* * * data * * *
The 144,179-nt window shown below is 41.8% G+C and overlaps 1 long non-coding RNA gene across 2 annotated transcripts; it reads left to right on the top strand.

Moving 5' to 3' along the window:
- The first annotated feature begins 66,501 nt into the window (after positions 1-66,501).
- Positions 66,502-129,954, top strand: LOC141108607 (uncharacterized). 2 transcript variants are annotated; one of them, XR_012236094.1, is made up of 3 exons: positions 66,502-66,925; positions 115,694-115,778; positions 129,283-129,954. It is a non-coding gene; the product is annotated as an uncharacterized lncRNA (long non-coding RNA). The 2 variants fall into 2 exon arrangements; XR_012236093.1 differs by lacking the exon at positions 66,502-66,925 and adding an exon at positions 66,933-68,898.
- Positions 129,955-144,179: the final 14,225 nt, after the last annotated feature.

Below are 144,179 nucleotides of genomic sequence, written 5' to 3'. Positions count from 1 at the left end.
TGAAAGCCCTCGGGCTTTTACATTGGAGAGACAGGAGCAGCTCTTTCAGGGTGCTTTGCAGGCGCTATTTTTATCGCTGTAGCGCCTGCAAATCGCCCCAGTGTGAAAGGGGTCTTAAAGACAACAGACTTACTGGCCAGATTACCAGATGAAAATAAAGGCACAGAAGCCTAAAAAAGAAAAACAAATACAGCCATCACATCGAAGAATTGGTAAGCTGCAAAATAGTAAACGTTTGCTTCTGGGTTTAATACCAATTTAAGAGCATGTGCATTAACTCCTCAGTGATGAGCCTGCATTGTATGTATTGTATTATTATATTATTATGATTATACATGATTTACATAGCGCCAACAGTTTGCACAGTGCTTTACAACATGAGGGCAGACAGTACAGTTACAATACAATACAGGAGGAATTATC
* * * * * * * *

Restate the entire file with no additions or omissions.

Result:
The 144,179-nt window shown below is 41.8% G+C and overlaps 1 long non-coding RNA gene across 2 annotated transcripts; it reads left to right on the top strand.

Moving 5' to 3' along the window:
- The first annotated feature begins 66,501 nt into the window (after positions 1-66,501).
- Positions 66,502-129,954, top strand: LOC141108607 (uncharacterized). 2 transcript variants are annotated; one of them, XR_012236094.1, is made up of 3 exons: positions 66,502-66,925; positions 115,694-115,778; positions 129,283-129,954. It is a non-coding gene; the product is annotated as an uncharacterized lncRNA (long non-coding RNA). The 2 variants fall into 2 exon arrangements; XR_012236093.1 differs by lacking the exon at positions 66,502-66,925 and adding an exon at positions 66,933-68,898.
- Positions 129,955-144,179: the final 14,225 nt, after the last annotated feature.

Below are 144,179 nucleotides of genomic sequence, written 5' to 3'. Positions count from 1 at the left end.
TGAAAGCCCTCGGGCTTTTACATTGGAGAGACAGGAGCAGCTCTTTCAGGGTGCTTTGCAGGCGCTATTTTTATCGCTGTAGCGCCTGCAAATCGCCCCAGTGTGAAAGGGGTCTTAAAGACAACAGACTTACTGGCCAGATTACCAGATGAAAATAAAGGCACAGAAGCCTAAAAAAGAAAAACAAATACAGCCATCACATCGAAGAATTGGTAAGCTGCAAAATAGTAAACGTTTGCTTCTGGGTTTAATACCAATTTAAGAGCATGTGCATTAACTCCTCAGTGATGAGCCTGCATTGTATGTATTGTATTATTATATTATTATGATTATACATGATTTACATAGCGCCAACAGTTTGCACAGTGCTTTACAACATGAGGGCAGACAGTACAGTTACAATACAATACAGGAGGAATTATC